New York Observer's Scores

  • Movies
For 681 reviews, this publication has graded:
  • 47% higher than the average critic
  • 1% same as the average critic
  • 52% lower than the average critic
On average, this publication grades 5.5 points lower than other critics. (0-100 point scale)
Average Movie review score: 56
Highest review score: 100 Blue Jasmine
Lowest review score: 0 The Paperboy
Score distribution:
681 movie reviews
  1. The tender magnetism of Blythe Danner turns an intelligent, sensitive story of love among the not so young into a work of art.
  2. Carefully directed and gorgeous to look at, with haunting performances and maximum suspense.
  3. A joyous, well-researched and liberating film in the feel-good spirit of "Billy Elliot," "The Full Monty" and "Calendar Girls."
  4. American Hustle is an essay on the brilliance of corruption.
  5. Handsomely mounted, skillfully acted, exquisitely photographed and genuinely touching, Testament of Youth is one of those rare film experiences that is just about perfect.
  6. The result is a movie of enormous intelligence.
  7. An upscale, high-concept $40 million futuristic epic by the visionary South Korean director Bong Joon-ho. It’s too gruesome to recommend to everyone without reservation, but if you love movies, you can’t afford to miss it.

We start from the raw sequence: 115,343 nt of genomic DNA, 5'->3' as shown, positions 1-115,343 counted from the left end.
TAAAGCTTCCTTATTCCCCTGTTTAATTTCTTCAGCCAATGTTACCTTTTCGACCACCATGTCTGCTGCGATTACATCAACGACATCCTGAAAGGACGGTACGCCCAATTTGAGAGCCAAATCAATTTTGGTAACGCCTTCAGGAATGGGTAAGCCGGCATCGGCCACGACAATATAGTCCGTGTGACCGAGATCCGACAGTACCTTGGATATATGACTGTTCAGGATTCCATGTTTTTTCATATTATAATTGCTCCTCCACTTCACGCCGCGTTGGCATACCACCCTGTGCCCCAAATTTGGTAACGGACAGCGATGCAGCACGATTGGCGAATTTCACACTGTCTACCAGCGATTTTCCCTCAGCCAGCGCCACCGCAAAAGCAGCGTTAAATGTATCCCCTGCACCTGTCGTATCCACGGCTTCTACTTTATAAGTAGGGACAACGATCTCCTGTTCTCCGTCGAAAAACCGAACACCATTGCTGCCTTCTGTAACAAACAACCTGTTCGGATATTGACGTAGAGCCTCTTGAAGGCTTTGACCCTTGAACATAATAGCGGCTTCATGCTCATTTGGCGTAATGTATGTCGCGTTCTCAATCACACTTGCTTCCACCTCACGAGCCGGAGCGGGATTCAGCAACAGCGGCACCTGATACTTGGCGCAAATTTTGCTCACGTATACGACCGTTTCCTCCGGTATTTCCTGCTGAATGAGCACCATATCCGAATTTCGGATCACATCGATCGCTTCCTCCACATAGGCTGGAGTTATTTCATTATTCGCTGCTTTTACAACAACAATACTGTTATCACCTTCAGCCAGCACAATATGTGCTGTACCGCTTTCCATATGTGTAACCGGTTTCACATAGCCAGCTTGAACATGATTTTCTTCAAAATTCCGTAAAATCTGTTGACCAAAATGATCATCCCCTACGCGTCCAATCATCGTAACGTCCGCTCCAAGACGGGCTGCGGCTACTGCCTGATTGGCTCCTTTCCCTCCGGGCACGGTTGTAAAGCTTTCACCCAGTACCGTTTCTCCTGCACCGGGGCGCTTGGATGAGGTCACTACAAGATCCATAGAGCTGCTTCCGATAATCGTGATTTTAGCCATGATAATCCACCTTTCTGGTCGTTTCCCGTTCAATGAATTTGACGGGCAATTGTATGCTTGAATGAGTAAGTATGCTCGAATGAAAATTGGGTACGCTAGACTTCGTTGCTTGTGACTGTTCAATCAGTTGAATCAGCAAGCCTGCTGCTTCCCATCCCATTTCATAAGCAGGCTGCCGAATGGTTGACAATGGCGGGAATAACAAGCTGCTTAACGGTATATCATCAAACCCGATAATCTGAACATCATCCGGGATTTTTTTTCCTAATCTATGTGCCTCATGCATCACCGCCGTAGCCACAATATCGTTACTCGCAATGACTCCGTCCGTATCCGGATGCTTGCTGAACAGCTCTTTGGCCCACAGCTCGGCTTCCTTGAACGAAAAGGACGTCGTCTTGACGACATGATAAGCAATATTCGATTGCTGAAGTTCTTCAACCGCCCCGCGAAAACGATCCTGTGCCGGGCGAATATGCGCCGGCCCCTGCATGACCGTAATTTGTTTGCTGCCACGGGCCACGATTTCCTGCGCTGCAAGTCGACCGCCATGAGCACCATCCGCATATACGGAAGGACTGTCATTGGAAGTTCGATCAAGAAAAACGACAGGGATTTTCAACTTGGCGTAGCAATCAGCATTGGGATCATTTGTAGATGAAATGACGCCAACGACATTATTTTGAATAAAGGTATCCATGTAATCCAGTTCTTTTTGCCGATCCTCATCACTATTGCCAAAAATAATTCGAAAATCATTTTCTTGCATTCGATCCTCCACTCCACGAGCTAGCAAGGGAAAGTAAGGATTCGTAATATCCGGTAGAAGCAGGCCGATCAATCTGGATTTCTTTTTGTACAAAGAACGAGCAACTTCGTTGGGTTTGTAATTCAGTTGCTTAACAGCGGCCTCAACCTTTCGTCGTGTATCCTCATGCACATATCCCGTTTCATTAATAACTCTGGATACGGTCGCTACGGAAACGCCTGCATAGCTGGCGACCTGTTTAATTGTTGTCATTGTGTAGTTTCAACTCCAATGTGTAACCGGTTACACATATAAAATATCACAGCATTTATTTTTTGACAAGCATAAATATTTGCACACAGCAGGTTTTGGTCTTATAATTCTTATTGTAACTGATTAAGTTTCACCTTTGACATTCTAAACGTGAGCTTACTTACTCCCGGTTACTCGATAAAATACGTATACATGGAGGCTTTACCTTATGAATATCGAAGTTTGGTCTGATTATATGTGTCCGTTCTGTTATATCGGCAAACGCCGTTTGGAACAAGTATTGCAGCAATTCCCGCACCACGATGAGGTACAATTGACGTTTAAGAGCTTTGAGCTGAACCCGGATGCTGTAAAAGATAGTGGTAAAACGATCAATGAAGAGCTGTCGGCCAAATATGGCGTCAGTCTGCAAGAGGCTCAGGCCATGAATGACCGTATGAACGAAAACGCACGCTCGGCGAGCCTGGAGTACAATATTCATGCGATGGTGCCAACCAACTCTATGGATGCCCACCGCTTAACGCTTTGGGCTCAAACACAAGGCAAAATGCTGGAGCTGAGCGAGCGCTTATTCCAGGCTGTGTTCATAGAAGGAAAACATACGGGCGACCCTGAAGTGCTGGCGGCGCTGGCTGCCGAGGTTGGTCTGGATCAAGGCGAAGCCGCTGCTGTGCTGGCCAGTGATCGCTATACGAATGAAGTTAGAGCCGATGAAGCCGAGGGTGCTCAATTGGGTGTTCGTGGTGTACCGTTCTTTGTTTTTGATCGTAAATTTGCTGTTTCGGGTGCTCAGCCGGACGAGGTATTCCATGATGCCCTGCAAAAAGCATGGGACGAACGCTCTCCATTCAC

8. Mr. Hanks, in yet another in a long line of diverse character studies, does a beautiful job as the voice of reason and logic, trying to inspire bravery and maintain order amid the noise and panic. In the big emotional scenes, as well as the small, nerve-jangling scenes, he is an artist at the top of his skill.
    • 60 Metascore
    • 88 Critic Score
    Despite extremely unpleasant material, he (Schwimmer) coaxes subtle, incredible performances from his cast and builds a tense, arresting narrative.
  9. Deadfall is an above-average genre piece with a terrific cast that builds to a bloody Thanksgiving dinner shoot-out I found pretty close to unforgettable.